Veranstaltungsberichte

Stakeholders discuss the impact of digitalization for the public transportation sector in Kampala.

The transportation sector is one of the most important economic drivers for the Ugandan economy. Apart from employing thousands of Ugandans, many other economic sectors also depend on a functioning transportation system. With the recent technical progress, we could witness major breakthroughs in the transportation sector. Because of this, the Konrad Adenauer Stiftung (KAS) together with African Cente for Trade and Development (ACTADE) organized a roundtable discussion with important stakeholders to talk about the impact of digitalization on the transportation sector in Uganda.

After the opening remarks of KAS Programme Officer Donnas Ojok, the morning continued with an input presentation about „Safe Boda“ a company, that revolutionized the Ugandan transportation sector within two years. Co-Founder and CEO of Safe Boda rapa Thompson Ricky shared his story: “I was first in the family to buy a boda, and my dream was always to become a boda boda driver. With my first money, I bought my own boda. And then I had the idea to make a business out of it. So I knew what I had to do: Buy Bodas, get drivers and train them.“

Ricky mentioned, that the impact of digitalization came as an afterthought: “At first, Safe Boda was supposed to be organized by a call center. But then I met my Co-Founder and instead of doing a callcenter, he suggested an app such as UBER. So I knew social media, and I thought it was a good idea. We came up with a digital system, that enables you to get fast and safe from one place to another. Now we are having a call center and an app, but the app is doing much better.“

„Each day, there are thousands of Boda accidents, that is one of the biggest problems with Bodas“, said Ricky. „So we knew, that our drivers have to be trained. We need to set the minimum standard. Therefore, we have a big training center with the equipment. We designed the training center so it fits to the needs of the drivers.“

And the digital nature of the app solves another problem of the Ugandan transportation sector: „With a regular Boda, you never know where they are going or where they come from. Once, a boda driver took my phone and I had to run after him, otherwise it would have been lost. The app tells you the name and number of the driver, so you have a reference and a security.“

Juna, a Safe Boda driver, talked about his experiences “Once I had a friend, but he died in a boda accident. Back then, Safe Boda was not yet invented. Boda drivers were very reckless. I am confident, that if the system would have been there, he would still be alive.“ Juna moreover emphasized the advantages of the company: „Today I feel respected in my job. I learnt how to use a smartphone and I was also trained in English, so I could communicate with our customers. Since I started with Safe Boda in 2014, I could increase my income so that I can send my children to a better school today.“

Since the app Safe Boda came to the market, it changed the whole transportation system in Kampala. Other companies like “Taxify“ or “Uber“ followed. The fast change of the market also had its consequences for regular boda drivers, such as Fred: „I‘ve been a boda driver for eight years now. You know, the regular bodas also have a system of leadership. Certain drivers are in certain districts, we organize ourselfs via phone calls. But with the digital competition came new challenges. Some of us regular boda drivers are used to the traditional organizational structures and do not feel confident in adopting digital systems.“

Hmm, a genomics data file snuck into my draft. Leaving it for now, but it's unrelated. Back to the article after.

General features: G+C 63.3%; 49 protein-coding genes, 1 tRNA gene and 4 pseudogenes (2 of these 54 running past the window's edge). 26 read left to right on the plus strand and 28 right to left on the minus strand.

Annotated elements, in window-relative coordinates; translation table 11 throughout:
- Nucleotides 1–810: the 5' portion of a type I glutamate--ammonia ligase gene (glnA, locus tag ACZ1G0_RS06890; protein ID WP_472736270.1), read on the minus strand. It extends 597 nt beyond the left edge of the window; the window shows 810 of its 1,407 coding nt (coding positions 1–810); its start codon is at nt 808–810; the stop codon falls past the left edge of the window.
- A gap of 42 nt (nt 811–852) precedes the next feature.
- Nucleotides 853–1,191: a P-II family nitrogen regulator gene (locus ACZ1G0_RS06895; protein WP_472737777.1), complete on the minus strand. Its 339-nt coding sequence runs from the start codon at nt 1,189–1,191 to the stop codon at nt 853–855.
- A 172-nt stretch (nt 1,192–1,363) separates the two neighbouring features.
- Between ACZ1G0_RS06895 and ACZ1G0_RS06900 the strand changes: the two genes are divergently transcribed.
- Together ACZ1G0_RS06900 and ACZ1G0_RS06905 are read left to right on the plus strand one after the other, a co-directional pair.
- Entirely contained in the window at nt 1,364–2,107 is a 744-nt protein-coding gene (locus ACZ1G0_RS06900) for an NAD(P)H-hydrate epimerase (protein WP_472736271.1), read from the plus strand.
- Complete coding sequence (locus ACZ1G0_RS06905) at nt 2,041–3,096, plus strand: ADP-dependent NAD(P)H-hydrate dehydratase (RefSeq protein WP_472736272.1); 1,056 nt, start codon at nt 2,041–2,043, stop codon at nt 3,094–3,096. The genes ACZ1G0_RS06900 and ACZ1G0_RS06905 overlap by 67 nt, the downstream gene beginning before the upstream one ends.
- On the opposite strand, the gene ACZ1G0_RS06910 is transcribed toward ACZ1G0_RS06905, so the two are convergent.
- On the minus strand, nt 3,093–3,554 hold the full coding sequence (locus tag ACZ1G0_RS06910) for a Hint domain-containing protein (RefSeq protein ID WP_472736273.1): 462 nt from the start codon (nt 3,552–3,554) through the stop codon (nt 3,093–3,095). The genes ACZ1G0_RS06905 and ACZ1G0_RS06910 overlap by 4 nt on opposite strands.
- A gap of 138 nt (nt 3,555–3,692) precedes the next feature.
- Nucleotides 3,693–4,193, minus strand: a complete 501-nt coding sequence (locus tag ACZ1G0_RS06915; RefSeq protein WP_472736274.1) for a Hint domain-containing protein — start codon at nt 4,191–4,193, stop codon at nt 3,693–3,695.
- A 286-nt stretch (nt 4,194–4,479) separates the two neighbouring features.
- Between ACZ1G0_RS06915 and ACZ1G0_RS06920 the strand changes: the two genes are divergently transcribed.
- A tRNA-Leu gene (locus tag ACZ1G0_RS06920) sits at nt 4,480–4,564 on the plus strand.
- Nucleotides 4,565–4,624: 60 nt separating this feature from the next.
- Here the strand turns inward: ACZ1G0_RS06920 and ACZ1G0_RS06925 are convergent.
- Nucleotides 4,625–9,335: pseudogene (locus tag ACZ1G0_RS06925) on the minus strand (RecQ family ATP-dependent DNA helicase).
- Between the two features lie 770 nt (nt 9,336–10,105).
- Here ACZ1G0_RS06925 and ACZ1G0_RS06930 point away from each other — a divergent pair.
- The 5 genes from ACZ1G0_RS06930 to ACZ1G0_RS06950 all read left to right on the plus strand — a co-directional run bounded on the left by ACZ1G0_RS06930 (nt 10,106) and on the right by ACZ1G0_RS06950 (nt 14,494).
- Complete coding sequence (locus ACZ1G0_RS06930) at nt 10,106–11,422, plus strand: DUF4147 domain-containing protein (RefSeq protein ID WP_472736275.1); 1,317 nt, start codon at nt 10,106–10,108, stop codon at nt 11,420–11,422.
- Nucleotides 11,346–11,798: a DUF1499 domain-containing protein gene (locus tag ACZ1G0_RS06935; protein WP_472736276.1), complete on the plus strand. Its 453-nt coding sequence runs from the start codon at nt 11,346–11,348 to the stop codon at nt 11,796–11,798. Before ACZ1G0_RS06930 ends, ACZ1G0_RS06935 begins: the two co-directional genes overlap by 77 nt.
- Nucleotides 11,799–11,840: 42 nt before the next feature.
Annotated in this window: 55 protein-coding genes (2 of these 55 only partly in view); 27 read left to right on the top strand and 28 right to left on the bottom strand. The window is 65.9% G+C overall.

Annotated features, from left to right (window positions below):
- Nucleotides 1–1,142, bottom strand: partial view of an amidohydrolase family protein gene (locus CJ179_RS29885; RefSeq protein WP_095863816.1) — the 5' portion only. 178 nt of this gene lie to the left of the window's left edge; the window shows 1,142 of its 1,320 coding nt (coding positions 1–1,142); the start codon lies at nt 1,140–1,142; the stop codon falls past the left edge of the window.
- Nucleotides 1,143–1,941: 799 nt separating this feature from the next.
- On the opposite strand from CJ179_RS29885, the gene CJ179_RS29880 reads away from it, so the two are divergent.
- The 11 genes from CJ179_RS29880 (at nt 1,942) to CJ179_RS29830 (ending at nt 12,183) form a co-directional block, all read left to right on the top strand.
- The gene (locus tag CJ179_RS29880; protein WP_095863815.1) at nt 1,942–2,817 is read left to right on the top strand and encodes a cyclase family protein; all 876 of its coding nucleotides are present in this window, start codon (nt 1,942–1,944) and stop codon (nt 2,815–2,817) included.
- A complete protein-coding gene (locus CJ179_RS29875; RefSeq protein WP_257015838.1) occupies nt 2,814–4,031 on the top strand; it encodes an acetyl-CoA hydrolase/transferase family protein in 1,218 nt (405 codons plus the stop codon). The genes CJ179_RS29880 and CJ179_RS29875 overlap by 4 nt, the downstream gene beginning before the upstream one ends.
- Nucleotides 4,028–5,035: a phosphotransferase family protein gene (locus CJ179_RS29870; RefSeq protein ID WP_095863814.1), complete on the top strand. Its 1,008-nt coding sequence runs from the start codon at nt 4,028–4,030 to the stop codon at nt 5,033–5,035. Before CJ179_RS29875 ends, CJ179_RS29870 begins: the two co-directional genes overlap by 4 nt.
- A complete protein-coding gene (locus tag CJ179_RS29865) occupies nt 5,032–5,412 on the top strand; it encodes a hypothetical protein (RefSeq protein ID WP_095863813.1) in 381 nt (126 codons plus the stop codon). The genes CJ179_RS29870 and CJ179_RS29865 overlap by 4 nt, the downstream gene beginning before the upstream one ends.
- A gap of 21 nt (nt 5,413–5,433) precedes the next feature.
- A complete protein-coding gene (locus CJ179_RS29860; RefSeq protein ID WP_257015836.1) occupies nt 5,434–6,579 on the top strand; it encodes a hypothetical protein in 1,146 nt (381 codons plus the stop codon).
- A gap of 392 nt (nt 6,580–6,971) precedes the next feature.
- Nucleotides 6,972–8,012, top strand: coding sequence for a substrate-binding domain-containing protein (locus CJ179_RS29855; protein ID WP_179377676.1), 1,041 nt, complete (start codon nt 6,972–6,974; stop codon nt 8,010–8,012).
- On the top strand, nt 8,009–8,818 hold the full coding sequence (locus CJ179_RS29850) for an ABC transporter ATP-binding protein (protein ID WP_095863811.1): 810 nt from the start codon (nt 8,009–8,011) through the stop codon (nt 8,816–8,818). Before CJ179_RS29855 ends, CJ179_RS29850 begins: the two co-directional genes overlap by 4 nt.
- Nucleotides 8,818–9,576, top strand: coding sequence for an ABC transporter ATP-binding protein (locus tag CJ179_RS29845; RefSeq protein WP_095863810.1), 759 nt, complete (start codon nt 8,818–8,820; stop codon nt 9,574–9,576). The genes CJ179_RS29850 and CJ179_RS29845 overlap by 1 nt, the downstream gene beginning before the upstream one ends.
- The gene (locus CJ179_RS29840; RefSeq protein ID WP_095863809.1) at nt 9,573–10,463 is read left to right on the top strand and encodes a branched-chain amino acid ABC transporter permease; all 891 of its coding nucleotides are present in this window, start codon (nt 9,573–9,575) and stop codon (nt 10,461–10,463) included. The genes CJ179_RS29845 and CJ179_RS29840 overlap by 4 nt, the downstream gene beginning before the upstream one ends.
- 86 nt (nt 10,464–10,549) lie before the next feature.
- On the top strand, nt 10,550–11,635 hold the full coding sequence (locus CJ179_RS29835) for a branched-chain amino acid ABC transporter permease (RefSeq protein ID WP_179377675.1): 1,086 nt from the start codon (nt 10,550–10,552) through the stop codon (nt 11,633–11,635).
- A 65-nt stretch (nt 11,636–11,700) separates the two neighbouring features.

The example of Safe Boda shows, that digitalisation is forcing public transport operators and official authorities to redefine their businesses, mentions Eng. Sengendo, Civil Society Coalition on Transport. „Just by virtue of traveling by Safe Boda you automatically feel safe and secured. The boda boda sub-sector is the second largest employer in Uganda only after the agriculture sector. Regulating it and ensuring its effectiveness is thus a key policy issue.“

After the input of the speakers, a plenary discussion was opened. Main issues of the audience were addressed, such as how to ensure gender equality in the transportation sector, how to use digitalization in a way that includes parts of society, that do not have access to the internet and how to make sure, that the data is being protected by the companies and the state.

Following, David Kasimbazi, representative of the Ministry of Lands, Housing and Urban Development shared the nexus between Uganda‘s urban development policy and digitalization. “One of the key constraints of the Ugandan economy are delays caused by traffic. Digitalization can be used to help this challenge. But in order to incorporate digitalization in the Ugandan transport sector, stakeholders from the private and public sector, as well as civil society have to work together. Only with an efficient and uninterrupted transporttional system can the transportation sector contribute to transforming Uganda into a middle income country.“

Overall, the roundtable discussion helped important stakeholders of the public and private sector as well as from the civil society to enter into a dialogue about the role of digitalization in the transportation sector. Therefore, the event can be rated as successful.

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